Did you know that if you work more in your areas of strength, you will be much happier, successful, and productive? That’s kind of a “duh”, but we often don’t really think about it.
The last few weeks, I have been reviewing behaviors to emulate to become a purple squirrel and maximize your potential at work. This is #3, although they are in no particular order. Here is a review of what we've covered so far.
So, let's delve into strengths a little more and learn how to discover and apply them.
Discovering Your Strengths
The first step is to discover what your strengths are! You can do this in several different ways.
Assessments - The Working Genius Model and Assessment developed by Patrick Lencioni and his team is my favorite tool for assessing strengths. It helps individuals and teams identify their talents and frustrations in the context of how any work gets done – and easily apply this information to be more productive and engaged.
Self-reflection - Carve out some time to reflect on the questions below.
o What do I do well?
o What don’t I do well?
o What uplifts me?
o What drains my energy?
o What have others told me that I’m good at in the past?
o Where have I excelled in school and at work?
Ask trusted friends or colleagues for feedback - Ask trusted friends and colleagues to share their perspectives on your strengths, and while you are at it, ask for feedback on your areas for improvement.
Applying Your Strengths
Once you have identified your strengths, figure out how you can best apply them at work and in your life. You can do this by:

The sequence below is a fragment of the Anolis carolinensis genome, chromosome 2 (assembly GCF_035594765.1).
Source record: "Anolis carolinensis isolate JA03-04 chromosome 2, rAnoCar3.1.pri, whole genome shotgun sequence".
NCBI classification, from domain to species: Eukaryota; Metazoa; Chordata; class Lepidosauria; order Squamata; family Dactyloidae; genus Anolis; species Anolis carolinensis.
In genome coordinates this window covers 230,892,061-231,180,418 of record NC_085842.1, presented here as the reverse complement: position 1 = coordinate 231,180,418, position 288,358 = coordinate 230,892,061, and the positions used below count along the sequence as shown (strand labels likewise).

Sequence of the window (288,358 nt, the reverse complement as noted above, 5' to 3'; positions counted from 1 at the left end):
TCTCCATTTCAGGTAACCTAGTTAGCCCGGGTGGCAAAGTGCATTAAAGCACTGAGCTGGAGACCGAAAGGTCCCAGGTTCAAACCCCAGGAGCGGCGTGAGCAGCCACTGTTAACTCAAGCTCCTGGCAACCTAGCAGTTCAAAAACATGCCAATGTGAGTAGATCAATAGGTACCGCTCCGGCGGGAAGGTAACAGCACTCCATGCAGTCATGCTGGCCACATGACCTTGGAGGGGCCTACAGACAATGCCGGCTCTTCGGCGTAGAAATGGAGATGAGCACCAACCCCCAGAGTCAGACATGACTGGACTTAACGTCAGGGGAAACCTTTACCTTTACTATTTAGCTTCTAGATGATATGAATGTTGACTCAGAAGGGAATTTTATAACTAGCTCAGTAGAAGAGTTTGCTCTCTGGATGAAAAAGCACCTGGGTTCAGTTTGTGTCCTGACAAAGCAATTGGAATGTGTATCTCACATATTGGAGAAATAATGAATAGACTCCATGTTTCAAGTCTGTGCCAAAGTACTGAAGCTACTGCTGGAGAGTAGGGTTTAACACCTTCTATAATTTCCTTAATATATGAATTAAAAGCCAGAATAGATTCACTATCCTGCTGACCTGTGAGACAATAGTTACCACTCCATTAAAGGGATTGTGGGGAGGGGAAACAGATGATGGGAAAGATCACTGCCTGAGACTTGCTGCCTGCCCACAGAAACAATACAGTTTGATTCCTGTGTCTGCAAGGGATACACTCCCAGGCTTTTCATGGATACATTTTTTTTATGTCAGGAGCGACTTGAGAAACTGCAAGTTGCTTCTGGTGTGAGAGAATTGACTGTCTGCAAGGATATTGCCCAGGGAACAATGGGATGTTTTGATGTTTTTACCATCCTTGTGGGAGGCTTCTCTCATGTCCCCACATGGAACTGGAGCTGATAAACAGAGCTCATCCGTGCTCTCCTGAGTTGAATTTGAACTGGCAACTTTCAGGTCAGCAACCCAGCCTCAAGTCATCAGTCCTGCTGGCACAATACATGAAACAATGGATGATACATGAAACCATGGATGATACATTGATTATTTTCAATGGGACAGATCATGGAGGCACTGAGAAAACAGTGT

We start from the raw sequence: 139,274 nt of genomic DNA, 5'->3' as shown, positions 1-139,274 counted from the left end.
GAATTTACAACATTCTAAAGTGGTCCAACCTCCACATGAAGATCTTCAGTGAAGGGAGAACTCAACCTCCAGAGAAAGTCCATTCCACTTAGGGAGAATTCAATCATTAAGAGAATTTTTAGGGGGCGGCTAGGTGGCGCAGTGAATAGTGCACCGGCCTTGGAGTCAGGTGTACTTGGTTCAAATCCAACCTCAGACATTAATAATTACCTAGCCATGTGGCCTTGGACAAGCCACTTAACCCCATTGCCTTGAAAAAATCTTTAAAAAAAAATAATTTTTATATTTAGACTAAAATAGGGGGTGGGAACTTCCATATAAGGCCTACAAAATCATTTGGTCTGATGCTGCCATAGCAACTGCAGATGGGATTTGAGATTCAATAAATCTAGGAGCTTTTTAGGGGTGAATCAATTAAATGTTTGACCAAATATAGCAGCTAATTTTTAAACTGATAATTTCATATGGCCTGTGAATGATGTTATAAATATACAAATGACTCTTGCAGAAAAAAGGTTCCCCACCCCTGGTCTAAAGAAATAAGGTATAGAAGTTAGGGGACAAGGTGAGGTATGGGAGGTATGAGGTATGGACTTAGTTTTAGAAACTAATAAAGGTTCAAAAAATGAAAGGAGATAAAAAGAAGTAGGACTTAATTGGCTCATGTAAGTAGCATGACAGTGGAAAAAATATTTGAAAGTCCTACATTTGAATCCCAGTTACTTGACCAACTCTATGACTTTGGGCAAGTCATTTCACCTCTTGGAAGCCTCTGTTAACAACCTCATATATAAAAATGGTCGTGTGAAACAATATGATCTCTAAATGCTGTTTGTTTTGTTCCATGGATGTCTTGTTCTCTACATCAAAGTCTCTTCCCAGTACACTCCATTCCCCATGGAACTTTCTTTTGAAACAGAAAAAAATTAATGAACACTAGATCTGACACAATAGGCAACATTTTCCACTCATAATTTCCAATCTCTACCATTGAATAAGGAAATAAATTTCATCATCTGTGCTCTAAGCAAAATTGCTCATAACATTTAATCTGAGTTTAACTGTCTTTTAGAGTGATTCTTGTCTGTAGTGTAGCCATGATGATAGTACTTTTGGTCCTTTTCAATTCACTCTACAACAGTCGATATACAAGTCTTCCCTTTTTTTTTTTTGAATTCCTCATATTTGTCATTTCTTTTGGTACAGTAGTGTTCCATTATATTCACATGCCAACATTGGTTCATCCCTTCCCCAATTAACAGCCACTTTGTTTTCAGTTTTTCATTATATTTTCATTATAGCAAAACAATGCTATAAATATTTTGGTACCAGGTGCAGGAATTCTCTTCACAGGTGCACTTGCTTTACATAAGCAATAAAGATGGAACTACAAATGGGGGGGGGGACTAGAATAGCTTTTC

Talking with your boss and getting his/her feedback about how you can maximize the use of your strengths.
Where possible, figure out how you can manage around your weaknesses. This could involve possibly outsourcing to someone else on the team. If you must work in an area of weakness frequently, work to be at least proficient. But it might be time to consider a different job that is more in line with your talents.
Purple Squirrel Development Program
Do you like what you're reading? Consider the Purple Squirrel Development program for employees in your organization. It is a great reminder for anyone but in particular can be helpful for:
Employees who could use some development in soft skill areas (which is probably most of us). Honestly, soft skills are the hard skills.
Younger generations in the workplace that need some foundational knowledge on skills/traits needed that will help you to grow and be promotable.
If you are interested in learning more, reach out to firstname.lastname@example.org.